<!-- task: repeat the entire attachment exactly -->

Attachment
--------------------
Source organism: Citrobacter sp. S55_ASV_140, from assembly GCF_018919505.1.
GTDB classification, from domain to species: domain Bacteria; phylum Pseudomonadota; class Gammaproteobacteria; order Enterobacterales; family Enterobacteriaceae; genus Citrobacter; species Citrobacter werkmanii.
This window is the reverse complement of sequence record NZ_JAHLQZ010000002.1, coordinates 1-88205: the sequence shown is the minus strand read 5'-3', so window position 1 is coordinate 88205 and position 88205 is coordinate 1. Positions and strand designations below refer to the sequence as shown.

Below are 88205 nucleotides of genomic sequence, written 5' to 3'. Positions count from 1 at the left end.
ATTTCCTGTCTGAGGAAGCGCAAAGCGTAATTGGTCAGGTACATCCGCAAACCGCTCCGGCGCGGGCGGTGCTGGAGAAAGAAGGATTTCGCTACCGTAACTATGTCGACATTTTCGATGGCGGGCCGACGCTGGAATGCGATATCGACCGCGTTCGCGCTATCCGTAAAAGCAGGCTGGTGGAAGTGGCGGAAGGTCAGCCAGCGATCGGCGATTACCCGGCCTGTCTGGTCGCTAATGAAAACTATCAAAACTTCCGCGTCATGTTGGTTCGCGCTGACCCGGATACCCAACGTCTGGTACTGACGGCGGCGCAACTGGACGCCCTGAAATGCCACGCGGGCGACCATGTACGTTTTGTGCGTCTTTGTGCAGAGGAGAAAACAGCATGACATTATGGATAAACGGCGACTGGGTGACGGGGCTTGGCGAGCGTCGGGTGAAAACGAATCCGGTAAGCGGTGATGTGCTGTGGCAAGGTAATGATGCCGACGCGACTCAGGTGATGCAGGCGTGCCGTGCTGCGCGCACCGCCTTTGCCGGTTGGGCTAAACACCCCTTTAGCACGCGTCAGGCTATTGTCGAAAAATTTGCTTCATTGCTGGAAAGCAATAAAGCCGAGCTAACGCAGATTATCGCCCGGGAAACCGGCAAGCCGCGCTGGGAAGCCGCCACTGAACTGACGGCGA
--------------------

Source organism: Citrobacter sp. S55_ASV_140, from assembly GCF_018919505.1.
GTDB classification, from domain to species: domain Bacteria; phylum Pseudomonadota; class Gammaproteobacteria; order Enterobacterales; family Enterobacteriaceae; genus Citrobacter; species Citrobacter werkmanii.
This window is the reverse complement of sequence record NZ_JAHLQZ010000002.1, coordinates 1-88205: the sequence shown is the minus strand read 5'-3', so window position 1 is coordinate 88205 and position 88205 is coordinate 1. Positions and strand designations below refer to the sequence as shown.

Below are 88205 nucleotides of genomic sequence, written 5' to 3'. Positions count from 1 at the left end.
ATTTCCTGTCTGAGGAAGCGCAAAGCGTAATTGGTCAGGTACATCCGCAAACCGCTCCGGCGCGGGCGGTGCTGGAGAAAGAAGGATTTCGCTACCGTAACTATGTCGACATTTTCGATGGCGGGCCGACGCTGGAATGCGATATCGACCGCGTTCGCGCTATCCGTAAAAGCAGGCTGGTGGAAGTGGCGGAAGGTCAGCCAGCGATCGGCGATTACCCGGCCTGTCTGGTCGCTAATGAAAACTATCAAAACTTCCGCGTCATGTTGGTTCGCGCTGACCCGGATACCCAACGTCTGGTACTGACGGCGGCGCAACTGGACGCCCTGAAATGCCACGCGGGCGACCATGTACGTTTTGTGCGTCTTTGTGCAGAGGAGAAAACAGCATGACATTATGGATAAACGGCGACTGGGTGACGGGGCTTGGCGAGCGTCGGGTGAAAACGAATCCGGTAAGCGGTGATGTGCTGTGGCAAGGTAATGATGCCGACGCGACTCAGGTGATGCAGGCGTGCCGTGCTGCGCGCACCGCCTTTGCCGGTTGGGCTAAACACCCCTTTAGCACGCGTCAGGCTATTGTCGAAAAATTTGCTTCATTGCTGGAAAGCAATAAAGCCGAGCTAACGCAGATTATCGCCCGGGAAACCGGCAAGCCGCGCTGGGAAGCCGCCACTGAACTGACGGCGA